Loyde and Jewell Kee enjoyed a strong and happy marriage for over 55 years. Always healthy, the Ceres couple since 1967 planned to live full lives up until the day they died.
But one Sunday, Loyde couldn't remember how to get to their north Modesto church. Jewell quickly knew something was wrong with Loyde's mind and realized a fear that she never thought she'd have to face: Her husband had Alzheimer's Disease.
The diagnosis in 2009 locked Jewell, 75, into the exhausting role of being a caregiver of a loved one with Alzheimer's and/or dementia. Because the couple never thought about buying long-term care insurance, Jewell could not afford to do anything but care for him around the clock, seven days a week, at home.
"It was absolutely draining," said Kee. "I thought for sure I was going to die."
Salvation was found in an Alzheimer's support group in Modesto.
"They almost literally saved my life when I was dealing with the illness and death of my husband from Alzheimer's Disease."
The group offered her encouragement, support, helped empower her to deal with medical professionals, and learning useful methods for dealing with dementia patients.
"There were times I think I would not have got through the day when Loyde was ill and then after he died, they were there for me and kept me going. They really encourage a person."
The support group used to be a part of the Modesto center of the Alzheimer's Aid Society of Northern California. After the Modesto center folded because support was cancelled by the Sacramento organization, the caregivers themselves decided that form their own non-profit group, Alzheimer/Dementia Support Center, Inc. A new board of directors was installed which worked out a deal with the landlord to stay on a month-to-month basis until the non-profit status is approved and a tax ID number is issued.
"We have scrounged enough furniture to keep both our groups meeting," said Kee. "We just need to let the public know we are still there."
The center, located at 700 McHenry Avenue (next to Miller's Place in the Doctors Medical Center Foundation building), serves up of 50 caregivers every Monday at 9:30 a.m., and 20 to 25 at 5:30 p.m. on Monday evenings.
At both sessions there are group activities for the memory-impaired loved ones in another room facilitated by qualified and compassionate people.
Support sessions are also offered in Modesto at 2 p.m. on Thursdays. Another group meets in Turlock at 10 a.m. on Wednesdays at Paramount Court Senior Living, 3791 Crowell Road, facilitated by Pat and Robert Blanco.
"I feel very strongly about keeping this group going and making sure people know it still exists.
Loyde died in August and Jewell has stayed on with the group to offer help to other women going through the same experience.
"I still go to help out those walking the same road I walked," said Kee. "Getting involved in this group has been one of the best things that I have done. It helps me to get through some of the rough days."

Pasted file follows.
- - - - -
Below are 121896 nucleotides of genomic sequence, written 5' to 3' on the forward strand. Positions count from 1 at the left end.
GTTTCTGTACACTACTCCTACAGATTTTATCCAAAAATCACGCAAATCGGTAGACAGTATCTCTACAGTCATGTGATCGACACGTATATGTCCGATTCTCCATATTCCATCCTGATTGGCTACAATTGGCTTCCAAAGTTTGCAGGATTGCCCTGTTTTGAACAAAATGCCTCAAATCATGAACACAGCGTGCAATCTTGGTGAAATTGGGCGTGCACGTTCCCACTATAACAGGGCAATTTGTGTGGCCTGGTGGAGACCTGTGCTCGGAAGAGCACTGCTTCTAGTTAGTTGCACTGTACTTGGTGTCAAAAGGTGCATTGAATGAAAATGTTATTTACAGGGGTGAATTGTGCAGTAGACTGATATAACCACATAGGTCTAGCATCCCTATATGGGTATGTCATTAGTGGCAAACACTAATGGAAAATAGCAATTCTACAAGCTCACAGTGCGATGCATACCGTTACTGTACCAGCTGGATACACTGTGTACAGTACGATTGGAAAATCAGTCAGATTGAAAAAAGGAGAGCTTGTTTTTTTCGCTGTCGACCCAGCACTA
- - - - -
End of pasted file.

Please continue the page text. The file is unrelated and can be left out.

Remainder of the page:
The group educates caregivers on the realities of the disease, including the harsh reality that there is no cure for Alzheimer's and it's always terminal. The typical victim dies within three to eight years, said Kee, but death can occur as quickly as two years and as long as 22 years.
"Alzheimer's knows no age," said Kee. "Twelve in the support group are caring for someone who was under the age of 50 at the time of diagnosis. Some diagnosed as young as 48. We warn other women that the same thing can happen to them."
Dementia is an umbrella term, of which about half are Alzheimer's Disease victims, 20 percent have Lewy Body Dementia (LBD), 20 percent vascular dementia caused by a mini stroke, and the rest as being dementia related to alcohol and AIDs.
Facilitated by Cindy DenBrave and Jill Aja, the Modesto support group is a place where caregivers can share their burden by speaking and learning from others. Sessions are designed to give brief times of respite care since 39 percent of Alzheimer's caregivers due to stressed related illness before their loved one succumbs.
Valuable information is also shared that has financial impact. After her husband died, the Social Security Administration not only withheld Loyde's last check to Jewell, but kept her three months of her Social Security checks. She ironed out the problem through Congressman Jeff Denham's office but now warns others about the potential of that happening to them.
Members of the group share things like how to deal with a loved one who may get combative or even how to help feed. Jewell explains how Loyde forgot how to put on Tshirt, and had to feed him with a hypodermic syringe.
Some caregivers have been known to give up. One woman called the children of her second husband and said "I did not sign-up for this. Come and take care of your dad."
"A lot of families will be in denial forever."
Kee is especially disturbed at the prospects of the Miller's Place closing. The center provides three-hour despite care for Alzheimer's Disease. If it or her group closes, Kee warns that there will be no support between Ceres and Sacramento.
For now, the group welcomes financial support from the community to remain in operation. Private donations are paying for rent, utilities and educational reading materials. There is no paid staff, she said.
Donations may be sent to Alzheimer/Dementia Support Group, Inc., 700 McHenry Ave., Suite D, Modesto CA 95380.